If bankruptcy is the only option left for you, then you’ll definitely need to know which one is right for you before making the final move. Chapter 7 and Chapter 13 bankruptcies are the two commonly filed bankruptcies in the USA. It is quite possible to choose the wrong one if you don’t know the differences between them. In this short article I will shed more light on the two and make slight comparison so that you can choose the right one based on your assets, financial goals, and debts.

Chapter 7 Bankruptcy

This bankruptcy is designed to help people wipe out unsecured debts such as medical bills and credit cards. In order for you to qualify for a Chapter 7 Bankruptcy, you need to have little or no disposable income. Once you file for a Chapter 7 Bankruptcy, an agent will be appointed to be in charge of the case. Apart from reviewing your bankruptcy documents, the agent is also permitted to sell your nonexempt property to clear off your debts. In the event that you don’t have nonexempt assets, your creditors get nothing.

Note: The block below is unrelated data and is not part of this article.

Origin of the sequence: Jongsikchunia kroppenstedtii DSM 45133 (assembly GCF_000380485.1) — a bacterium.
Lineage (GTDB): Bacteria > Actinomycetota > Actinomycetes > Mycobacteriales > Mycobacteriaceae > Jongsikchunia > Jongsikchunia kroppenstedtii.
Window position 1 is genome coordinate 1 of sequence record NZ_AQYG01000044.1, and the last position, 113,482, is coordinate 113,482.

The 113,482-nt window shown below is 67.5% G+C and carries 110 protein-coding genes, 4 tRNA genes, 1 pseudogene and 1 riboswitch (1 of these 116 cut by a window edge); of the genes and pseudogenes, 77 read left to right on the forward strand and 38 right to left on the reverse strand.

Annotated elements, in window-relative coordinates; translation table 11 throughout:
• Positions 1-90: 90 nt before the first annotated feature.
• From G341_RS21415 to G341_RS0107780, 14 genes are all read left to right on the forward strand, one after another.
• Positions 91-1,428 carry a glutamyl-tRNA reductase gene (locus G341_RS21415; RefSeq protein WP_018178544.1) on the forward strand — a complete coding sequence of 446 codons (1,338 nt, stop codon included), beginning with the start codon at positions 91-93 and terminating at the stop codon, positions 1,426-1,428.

This type of bankruptcy is mainly for low income debtors who want to pay off their unsecured debts.

Chapter 13 Bankruptcy

This is basically designed for debtors that can pay back at least part of their debts through the Chapter 13 Repayment Plan. Chapter 13 Bankruptcy is suitable for people whose income exceeds Chapter 7 Bankruptcy.

Chapter 7 vs Chapter 13 Bankruptcies

Let’s make a short comparison of the two and see the benefits peculiar to each.

Chapter 7                                                       

  • Usually takes 3 to 4 months to complete
  • Most high income earners are not eligible
  • Filing involves lengthy forms and some legal issues, but can be done without hiring an attorney
  • The trustee will sell any nonexempt property in order to pay back your creditor

 Chapter 13

  • Can last between 3 and 5 years
  • Suitable for high income earners with steady income
  • Filing requires submitting a repayment plan to the court and hiring an attorney
  • You pay back your creditor in full or in part through a repayment plan